The route of the fence has sparked much controversy, and work has stopped numerous times as the courts debate the legality of certain portions. For example, since the government wishes to include as many Jewish towns as possible, authorities have constructed the fence farther inside the West Bank instead of strictly along the 1949 armistice line. And the construction of the fence around Jerusalem has also sparked opposition. Answering legal challenges, the Israeli courts decided in 2005 to build a temporary fence separating Jerusalem from the West Bank, and to delay building the permanent fence until the legal issues can be resolved.

The fence itself, though seemingly made of low-tech materials, is actually highly sophisticated, incorporating sensors, trenches, unmanned aerial vehicles, and land mines. And it works. Violence has fallen dramatically since the fence’s construction. From 2000 (when the al-Aqsa Intifada started) until 2003 (when the first part of the fence was completed), terrorists operating out of the West Bank carried out 73 attacks, killing 293 Israelis and wounding 1,950. But those numbers fell dramatically the next three years, post-construction. Between 2003 and 2006, only 12 attacks were carried out, killing 64 Israelis and wounding 445—still distressing numbers, but much lower ones. Why the difference? Approximately 75% of the Palestinian terrorists coming from the West Bank had infiltrated Israel from the area now protected by the fence.

The security fence may be controversial, but it is saving lives, both Jewish and Arab.

What do you think?

  • ross
    April 10, 2013
    1:08 pm
     

    This issue of fence or wall is a tiny portion of protection versus the migthiest, greatest threat to Israel being the docs.,declarations for its total destruction by Arabs and Persians. All right?

    Reply to this comment »
  • WER
    July 16, 2012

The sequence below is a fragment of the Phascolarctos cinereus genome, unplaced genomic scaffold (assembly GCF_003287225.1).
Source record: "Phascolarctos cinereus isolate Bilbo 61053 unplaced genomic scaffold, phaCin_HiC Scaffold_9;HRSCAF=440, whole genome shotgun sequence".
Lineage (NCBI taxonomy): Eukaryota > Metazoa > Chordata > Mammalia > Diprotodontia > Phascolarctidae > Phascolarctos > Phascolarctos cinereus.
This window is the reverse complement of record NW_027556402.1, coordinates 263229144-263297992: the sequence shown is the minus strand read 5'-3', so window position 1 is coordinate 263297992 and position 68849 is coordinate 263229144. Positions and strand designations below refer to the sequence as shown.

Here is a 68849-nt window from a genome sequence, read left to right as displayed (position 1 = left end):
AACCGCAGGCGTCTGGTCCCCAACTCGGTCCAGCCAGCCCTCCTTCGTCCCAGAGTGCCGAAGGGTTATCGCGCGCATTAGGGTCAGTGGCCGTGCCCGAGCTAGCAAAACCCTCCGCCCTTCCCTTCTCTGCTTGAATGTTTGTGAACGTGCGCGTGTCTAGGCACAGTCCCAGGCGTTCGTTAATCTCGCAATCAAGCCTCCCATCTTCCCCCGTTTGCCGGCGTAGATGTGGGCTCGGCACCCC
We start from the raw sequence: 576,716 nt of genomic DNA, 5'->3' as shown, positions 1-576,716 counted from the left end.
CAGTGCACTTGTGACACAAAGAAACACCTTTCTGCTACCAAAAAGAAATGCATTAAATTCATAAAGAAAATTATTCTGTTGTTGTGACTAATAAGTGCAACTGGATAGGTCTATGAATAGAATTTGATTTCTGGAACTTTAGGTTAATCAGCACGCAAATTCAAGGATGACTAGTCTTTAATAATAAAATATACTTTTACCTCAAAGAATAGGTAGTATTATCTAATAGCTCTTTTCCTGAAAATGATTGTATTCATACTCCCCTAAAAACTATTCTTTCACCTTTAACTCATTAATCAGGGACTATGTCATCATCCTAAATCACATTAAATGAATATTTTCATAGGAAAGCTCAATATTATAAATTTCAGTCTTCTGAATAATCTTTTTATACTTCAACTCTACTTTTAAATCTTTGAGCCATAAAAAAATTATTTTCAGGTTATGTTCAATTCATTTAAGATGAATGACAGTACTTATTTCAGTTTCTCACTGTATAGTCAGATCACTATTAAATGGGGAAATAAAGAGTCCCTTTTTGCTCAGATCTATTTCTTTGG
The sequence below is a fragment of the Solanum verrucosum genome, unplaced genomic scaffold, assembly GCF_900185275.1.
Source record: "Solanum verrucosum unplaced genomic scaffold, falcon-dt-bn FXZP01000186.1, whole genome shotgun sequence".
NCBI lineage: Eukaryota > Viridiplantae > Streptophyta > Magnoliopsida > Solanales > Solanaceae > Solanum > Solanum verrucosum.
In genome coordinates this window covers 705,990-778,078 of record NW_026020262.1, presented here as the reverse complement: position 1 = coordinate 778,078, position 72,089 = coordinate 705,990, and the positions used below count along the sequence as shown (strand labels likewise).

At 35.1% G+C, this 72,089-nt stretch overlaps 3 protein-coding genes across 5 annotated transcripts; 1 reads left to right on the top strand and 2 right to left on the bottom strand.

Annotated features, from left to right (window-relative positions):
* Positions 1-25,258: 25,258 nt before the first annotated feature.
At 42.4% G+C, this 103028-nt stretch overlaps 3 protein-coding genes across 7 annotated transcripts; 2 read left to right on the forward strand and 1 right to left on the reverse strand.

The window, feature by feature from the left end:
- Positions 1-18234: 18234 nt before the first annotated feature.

1:59 pm
     

    I have been there also. And YEP, they know how to build a “wall”. We could take some lessons from them. We need a “wall” like the one entering Bethlehem, on our southern border. Enter legally.

    Reply to this comment »
  • Marie Rose
    April 1, 2012
    2:53 am
     

    I will always stand for Israel because our almighty God – the creator gave them this land and they are God’s children.

    Reply to this comment »
  • martin
    September 23, 2011
    6:36 pm
     

    Steve: The wall is 10% of the project where people can shoot at passing cars from buildings and high points. The other 90% IS a fence. Your “not Anti-semitic” is intellectually dishonest.

    Reply to this comment »
  • miriam
    June 16, 2011
    12:26 pm
     

    Israel has a right to protect it’s people.the only Democratic state in the region. They not only have a right to keep their land as is, But a God given right. They have a temple to build.I can remember not long ago Arafat was deemed a Terroist by the united states, do not know when that changed, however I do believe the majority of the American people are for Israel. Prayers for your country & leaders. God bless.

    Reply to this comment »
  • Mitchell
    March 29, 2011
    11:54 am
     

    I recently visited Israel and no one I met wanted the physical wall at all but conceded that it was necessary for security and has helped to reduce the Arab’s constant terror campaigns.

    Reply to this comment »
  • marsha
    March 28, 2011
    7:05 am
     

    when we look at the GEOGRAPHICAL SURROUNDINGS of Isreal,Whats the issue with the tempory fence,Isnt The LORD and SAVIOUR is ISREAL’s fence?PSALM 91:4

    Reply to this comment »